For years she had watched network TV news, but increasingly Chapian wondered about the widening gap between what she read online and what she heard on the networks. “What else aren’t they telling us?” she wrote once, on Facebook, and if she believed the mainstream media was becoming insufficient or biased, it was her responsibility to seek out alternatives. She signed up for a dozen conservative newsletters and began to watch Alex Jones on Infowars. One far right Facebook group eventually led her to the next with targeted advertising, and soon Chapian was following more than 2,500 conservative pages, an ideological echo chamber that often trafficked in skepticism. Climate change was a hoax. The mainstream media was censored or scripted. Political Washington was under control of a “deep state.”

Chapian didn’t believe everything she read online, but she was also distrustful of mainstream fact-checkers and reported news. It sometimes felt to her like real facts had become indiscernible — that the truth was often somewhere in between. What she trusted most was her own ability to think critically and discern the truth, and increasingly her instincts aligned with the online community where she spent most of her time. It had been months since she’d gone to a movie. It had been almost a year since she’d made the hour-long trip to Las Vegas. Her number of likes and shares on Facebook increased each year until she was sometimes awakening to check her news feed in the middle of the night, liking and commenting on dozens of posts each day. She felt as if she was being let in on a series of dark revelations about the United States, and it was her responsibility to see and to share them.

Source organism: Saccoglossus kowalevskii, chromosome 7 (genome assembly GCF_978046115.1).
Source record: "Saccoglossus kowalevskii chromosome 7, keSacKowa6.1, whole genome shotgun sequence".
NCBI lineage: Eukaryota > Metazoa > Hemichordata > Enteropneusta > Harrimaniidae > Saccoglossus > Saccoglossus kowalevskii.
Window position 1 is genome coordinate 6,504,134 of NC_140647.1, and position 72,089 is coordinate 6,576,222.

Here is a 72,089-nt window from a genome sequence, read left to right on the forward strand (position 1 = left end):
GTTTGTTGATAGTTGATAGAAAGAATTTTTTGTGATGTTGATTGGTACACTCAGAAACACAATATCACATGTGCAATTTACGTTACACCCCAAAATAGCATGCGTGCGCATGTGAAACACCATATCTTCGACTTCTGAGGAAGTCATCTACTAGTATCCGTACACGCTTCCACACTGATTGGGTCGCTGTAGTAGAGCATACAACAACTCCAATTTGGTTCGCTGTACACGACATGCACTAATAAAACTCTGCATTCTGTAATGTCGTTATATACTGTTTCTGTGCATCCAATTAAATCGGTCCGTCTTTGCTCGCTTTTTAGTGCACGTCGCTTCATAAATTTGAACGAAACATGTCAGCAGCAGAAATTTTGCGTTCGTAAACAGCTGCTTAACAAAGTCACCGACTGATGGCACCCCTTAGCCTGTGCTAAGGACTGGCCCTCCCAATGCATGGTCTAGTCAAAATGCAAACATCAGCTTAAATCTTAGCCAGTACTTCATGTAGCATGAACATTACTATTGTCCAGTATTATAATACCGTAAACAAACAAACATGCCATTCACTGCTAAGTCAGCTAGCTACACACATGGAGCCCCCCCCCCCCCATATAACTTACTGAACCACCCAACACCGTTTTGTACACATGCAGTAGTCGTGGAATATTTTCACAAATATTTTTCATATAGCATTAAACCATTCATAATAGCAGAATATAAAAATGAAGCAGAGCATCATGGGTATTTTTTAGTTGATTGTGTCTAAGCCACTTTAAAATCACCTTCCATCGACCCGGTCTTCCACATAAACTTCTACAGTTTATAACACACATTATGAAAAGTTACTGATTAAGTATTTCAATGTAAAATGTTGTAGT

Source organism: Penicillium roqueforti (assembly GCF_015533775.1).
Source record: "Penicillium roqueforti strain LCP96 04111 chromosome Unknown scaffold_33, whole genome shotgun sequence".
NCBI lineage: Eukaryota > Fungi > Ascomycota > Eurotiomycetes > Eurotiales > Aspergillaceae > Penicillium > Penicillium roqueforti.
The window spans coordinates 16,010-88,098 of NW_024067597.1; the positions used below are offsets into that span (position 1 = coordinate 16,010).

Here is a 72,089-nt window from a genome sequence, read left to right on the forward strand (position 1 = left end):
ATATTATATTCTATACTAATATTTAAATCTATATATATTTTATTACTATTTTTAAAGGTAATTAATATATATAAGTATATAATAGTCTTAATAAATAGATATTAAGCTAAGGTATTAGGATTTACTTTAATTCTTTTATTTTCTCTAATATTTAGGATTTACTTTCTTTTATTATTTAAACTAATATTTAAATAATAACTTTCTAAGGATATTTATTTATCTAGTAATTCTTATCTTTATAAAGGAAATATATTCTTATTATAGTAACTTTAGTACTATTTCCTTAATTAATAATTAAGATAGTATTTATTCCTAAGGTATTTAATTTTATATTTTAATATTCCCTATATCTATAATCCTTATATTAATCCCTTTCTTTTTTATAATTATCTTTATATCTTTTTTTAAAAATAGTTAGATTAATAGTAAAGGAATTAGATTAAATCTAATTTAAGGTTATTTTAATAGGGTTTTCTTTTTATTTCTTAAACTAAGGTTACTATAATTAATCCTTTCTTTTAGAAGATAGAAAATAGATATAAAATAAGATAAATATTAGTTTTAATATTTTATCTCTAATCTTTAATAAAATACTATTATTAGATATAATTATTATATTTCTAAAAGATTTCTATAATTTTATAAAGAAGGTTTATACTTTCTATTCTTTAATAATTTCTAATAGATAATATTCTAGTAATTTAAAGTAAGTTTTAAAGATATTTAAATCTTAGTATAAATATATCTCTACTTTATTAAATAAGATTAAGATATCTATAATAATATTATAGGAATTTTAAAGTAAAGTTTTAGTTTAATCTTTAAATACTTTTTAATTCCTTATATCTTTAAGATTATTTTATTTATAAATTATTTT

“I’m not a conspiracy-theory-type person, but . . .” she wrote, before sharing a link to an unsourced story suggesting that Democratic donor George Soros had been a committed Nazi, or that a Parkland shooting survivor was actually a paid actor.